Urban Wire It takes more than insurance to improve the health of low-income city residents
Lisa Dubay, Laura Skopec
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Throughout this week, Urban Institute scholars offer evidence-based ideas for policies that can make a difference for communities in Baltimore and beyond grappling with inequality and injustice.  Although this series covers a lot of issues, we by no means address all the challenges that matter.

Freddie Gray’s death while in police custody was ruled a homicide, a tragic but not uncommon cause of death in Sandtown-Winchester, Gray’s Baltimore neighborhood. But even if Gray had not died that day, his chances of leading a long and healthy life would still have been lower than the average Baltimore or Maryland resident.

In 2013, average life expectancy at birth in Sandtown-Winchester was 69.7 years, compared with 73.9 years in Baltimore, 79.6 years in Maryland, and 84.3 years in the wealthy DC suburb of Montgomery County. Between 2005 and 2009, there were an average of 63 deaths per year per 10,000 25-to-44-year-old Sandtown-Winchester residents; among Baltimore residents in the same age range, the average was 43.6.

The Baltimore Department of Health estimates that 50.8 percent of deaths in Sandtown-Winchester between 2005 and 2009 were preventable. Neighborhood residents die from virtually all the same causes as other Baltimore citizens, but in the city as a whole, that number was just 36.1 percent.

Insurance is part of the solution, but not the whole solution

Health insurance coverage is an important part of the solution. It improves access to care, financial well-being, and, ultimately, health outcomes and life expectancy for low-income adults.

But even though Maryland expanded coverage both before and since the enactment of the Affordable Care Act (ACA), insurance alone isn’t enough. In fact, between 2009 and 2013, 56.3 percent of Sandtown-Winchester residents were covered by public insurance, double the percentage of Maryland as a whole. So why aren’t they healthier?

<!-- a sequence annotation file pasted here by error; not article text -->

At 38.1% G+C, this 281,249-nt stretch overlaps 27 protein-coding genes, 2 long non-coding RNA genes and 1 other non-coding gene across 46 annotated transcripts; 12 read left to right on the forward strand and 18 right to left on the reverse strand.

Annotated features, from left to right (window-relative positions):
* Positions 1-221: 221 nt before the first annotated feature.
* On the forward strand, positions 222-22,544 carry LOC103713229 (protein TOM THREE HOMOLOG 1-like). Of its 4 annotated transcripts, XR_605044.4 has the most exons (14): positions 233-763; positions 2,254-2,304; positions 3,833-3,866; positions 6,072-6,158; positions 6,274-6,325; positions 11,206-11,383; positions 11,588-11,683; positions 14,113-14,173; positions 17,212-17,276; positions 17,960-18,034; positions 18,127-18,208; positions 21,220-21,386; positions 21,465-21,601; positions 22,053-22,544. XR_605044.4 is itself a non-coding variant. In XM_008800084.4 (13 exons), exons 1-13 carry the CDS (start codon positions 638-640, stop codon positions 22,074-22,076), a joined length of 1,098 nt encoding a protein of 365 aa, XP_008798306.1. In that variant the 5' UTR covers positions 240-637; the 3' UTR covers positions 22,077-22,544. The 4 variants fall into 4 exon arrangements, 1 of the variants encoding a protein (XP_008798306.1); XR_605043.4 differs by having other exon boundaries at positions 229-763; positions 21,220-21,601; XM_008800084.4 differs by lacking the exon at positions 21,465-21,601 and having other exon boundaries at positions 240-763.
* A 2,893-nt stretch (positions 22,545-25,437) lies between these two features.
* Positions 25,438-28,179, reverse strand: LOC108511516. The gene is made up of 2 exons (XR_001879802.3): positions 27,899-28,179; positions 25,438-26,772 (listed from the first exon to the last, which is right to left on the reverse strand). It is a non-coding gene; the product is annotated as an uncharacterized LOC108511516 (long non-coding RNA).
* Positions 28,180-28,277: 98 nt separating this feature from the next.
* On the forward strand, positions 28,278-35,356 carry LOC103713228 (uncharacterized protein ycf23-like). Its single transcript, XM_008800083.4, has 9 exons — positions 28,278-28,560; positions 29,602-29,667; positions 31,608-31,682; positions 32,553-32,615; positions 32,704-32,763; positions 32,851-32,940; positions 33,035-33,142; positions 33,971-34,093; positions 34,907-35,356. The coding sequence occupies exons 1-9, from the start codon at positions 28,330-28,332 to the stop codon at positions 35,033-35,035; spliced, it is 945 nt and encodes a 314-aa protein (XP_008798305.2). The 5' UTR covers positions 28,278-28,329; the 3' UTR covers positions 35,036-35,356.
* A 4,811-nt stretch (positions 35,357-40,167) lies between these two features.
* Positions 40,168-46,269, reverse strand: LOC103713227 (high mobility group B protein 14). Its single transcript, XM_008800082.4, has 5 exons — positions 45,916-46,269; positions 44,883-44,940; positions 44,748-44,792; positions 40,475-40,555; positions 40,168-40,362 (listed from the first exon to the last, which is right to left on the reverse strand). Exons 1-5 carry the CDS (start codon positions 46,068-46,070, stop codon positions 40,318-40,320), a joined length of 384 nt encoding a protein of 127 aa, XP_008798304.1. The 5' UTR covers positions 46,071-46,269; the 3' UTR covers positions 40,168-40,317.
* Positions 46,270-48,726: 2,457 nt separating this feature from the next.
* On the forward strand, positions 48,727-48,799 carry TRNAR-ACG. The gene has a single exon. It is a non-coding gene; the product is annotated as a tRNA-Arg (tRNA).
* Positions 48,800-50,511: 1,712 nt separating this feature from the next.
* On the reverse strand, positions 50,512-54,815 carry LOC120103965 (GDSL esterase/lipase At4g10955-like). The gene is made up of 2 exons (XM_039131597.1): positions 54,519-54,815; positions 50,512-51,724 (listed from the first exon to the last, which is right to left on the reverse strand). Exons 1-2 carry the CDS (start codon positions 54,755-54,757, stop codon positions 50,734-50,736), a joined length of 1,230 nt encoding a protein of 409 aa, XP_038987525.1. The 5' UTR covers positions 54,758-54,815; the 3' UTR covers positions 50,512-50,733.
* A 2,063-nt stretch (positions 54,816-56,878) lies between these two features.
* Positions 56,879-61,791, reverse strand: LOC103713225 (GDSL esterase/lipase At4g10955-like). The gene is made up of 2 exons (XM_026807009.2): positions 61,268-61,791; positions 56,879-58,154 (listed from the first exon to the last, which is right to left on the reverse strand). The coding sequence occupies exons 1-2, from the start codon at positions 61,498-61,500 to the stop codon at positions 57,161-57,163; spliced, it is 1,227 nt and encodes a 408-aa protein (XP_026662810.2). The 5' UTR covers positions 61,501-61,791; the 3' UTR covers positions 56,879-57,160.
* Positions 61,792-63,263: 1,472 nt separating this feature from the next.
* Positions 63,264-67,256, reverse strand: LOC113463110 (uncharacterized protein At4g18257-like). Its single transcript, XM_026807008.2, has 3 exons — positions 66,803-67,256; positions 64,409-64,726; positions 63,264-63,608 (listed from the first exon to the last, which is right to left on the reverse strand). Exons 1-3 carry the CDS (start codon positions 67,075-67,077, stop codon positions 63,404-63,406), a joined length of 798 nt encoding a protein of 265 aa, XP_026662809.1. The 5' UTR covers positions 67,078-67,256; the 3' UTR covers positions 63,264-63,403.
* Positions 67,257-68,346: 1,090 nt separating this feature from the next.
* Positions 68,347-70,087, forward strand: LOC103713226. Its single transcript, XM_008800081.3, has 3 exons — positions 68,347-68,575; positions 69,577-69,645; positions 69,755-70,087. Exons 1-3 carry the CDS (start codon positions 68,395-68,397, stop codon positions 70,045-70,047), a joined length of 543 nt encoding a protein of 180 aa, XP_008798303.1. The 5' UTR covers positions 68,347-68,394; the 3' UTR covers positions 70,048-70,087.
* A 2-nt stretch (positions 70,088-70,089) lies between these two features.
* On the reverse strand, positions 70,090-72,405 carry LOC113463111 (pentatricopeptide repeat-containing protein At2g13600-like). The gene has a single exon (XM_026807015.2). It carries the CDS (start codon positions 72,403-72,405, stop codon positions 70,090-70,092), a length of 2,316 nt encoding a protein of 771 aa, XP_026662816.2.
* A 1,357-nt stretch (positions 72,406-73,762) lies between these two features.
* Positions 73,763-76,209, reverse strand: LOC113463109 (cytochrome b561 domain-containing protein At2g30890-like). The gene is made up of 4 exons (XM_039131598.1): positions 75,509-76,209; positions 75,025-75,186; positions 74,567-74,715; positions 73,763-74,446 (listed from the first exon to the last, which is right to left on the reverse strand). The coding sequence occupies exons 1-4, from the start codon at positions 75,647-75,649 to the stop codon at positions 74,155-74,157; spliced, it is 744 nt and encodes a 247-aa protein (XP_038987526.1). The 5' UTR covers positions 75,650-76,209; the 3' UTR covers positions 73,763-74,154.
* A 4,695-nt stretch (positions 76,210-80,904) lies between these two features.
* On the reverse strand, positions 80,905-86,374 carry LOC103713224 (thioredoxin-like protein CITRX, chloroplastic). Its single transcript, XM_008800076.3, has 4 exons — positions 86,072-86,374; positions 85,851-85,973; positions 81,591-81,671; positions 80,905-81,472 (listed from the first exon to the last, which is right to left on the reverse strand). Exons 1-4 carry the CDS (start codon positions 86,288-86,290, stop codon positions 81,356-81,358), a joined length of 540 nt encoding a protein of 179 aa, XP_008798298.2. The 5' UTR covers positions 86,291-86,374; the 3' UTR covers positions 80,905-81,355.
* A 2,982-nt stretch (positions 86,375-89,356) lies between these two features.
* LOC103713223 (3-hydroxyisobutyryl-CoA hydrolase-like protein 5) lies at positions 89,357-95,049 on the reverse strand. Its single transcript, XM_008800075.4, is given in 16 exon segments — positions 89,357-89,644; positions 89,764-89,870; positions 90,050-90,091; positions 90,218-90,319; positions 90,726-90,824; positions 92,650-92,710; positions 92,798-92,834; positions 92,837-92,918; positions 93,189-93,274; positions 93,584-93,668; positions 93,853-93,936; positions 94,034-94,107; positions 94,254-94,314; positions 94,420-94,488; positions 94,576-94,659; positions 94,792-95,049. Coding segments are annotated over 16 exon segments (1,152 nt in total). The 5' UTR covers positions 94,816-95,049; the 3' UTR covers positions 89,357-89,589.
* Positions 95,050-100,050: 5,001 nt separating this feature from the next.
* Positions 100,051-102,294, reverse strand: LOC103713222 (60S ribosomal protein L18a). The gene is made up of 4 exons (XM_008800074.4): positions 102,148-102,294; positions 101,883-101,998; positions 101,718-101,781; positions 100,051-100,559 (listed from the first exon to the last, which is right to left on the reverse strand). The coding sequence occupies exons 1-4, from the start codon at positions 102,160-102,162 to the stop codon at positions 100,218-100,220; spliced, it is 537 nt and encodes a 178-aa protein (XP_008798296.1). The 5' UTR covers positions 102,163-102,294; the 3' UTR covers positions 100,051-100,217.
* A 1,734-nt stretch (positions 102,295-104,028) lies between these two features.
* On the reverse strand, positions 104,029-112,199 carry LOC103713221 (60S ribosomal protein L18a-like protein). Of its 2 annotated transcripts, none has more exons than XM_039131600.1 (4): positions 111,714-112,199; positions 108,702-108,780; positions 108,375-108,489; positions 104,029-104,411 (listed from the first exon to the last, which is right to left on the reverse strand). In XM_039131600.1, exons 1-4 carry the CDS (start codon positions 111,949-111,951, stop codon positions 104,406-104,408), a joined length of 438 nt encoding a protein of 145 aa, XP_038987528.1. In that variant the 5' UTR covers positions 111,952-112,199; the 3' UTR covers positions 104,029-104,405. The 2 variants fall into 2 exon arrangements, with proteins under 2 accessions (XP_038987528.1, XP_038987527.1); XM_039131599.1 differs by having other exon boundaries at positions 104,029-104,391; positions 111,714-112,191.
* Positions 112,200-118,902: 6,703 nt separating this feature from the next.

Increasing access through community health services

Communities like Sandtown-Winchester have been plagued by provider shortages for primary care, mental health, and dental care. To confront these issues, the ACA provides increased financing for community health centers in medically underserved areas and integrates behavioral health—including substance use disorder services—into these programs.

Community health centers have had great results managing chronic conditions of their patients and providing access in areas where traditional providers are unavailable. Community health workers are also increasingly being used in underserved areas and have been found to be effective at improving health outcomes among disadvantaged groups. 

Going beyond health care and health services

But again, providing access to health care and services can only do so much.

The disparities between Sandtown-Winchester and the rest of Baltimore across all of the social determinants of health are stark. Thirty-one percent of Sandtown-Winchester residents live in poverty, compared with 19 percent of Baltimore as a whole. Thirty percent of its residents have less than a high school diploma. 

Economic opportunities are also poor: the ratio of businesses to population in Sandtown-Winchester is almost half that of the rest of the city. The neighborhood’s vacant building density is more than four times higher than in Baltimore as a whole, and the lead paint violation rate is more than three times higher.

Sandtown-Winchester has almost twice as many alcohol and tobacco stores per person as the rest of Baltimore, and the energy cutoff rate is more than twice as high. Its non-fatal shooting rate, homicide incidence rate, and juvenile arrest rate are almost twice as high as the rest of Baltimore. A 2011 ranking of 55 Baltimore communities rated it 55th in domestic violence and 54th in infant mortality.

To improve health and longevity, we need a comprehensive approach

Improving the health outcomes and the lives of residents of neighborhoods like Sandtown-Winchester will not be easy. To be effective, policies and investments must empower residents by offering them greater respect and the resources they need to improve their health,  housing, education, workforce training, and the economic development that goes on around them.

At the same time, the approach to law enforcement needs to be re-examined with input from the community.    

There are new models to learn from and innovative approaches being tested that should help find a safer, healthier path forward. 

Illustration by Adrienne Hapanowicz, Urban Institute

Research Areas Health and health care Race and equity
Tags Community-based care Social determinants of health Inequality and mobility Racial inequities in health
Policy Centers Health Policy Center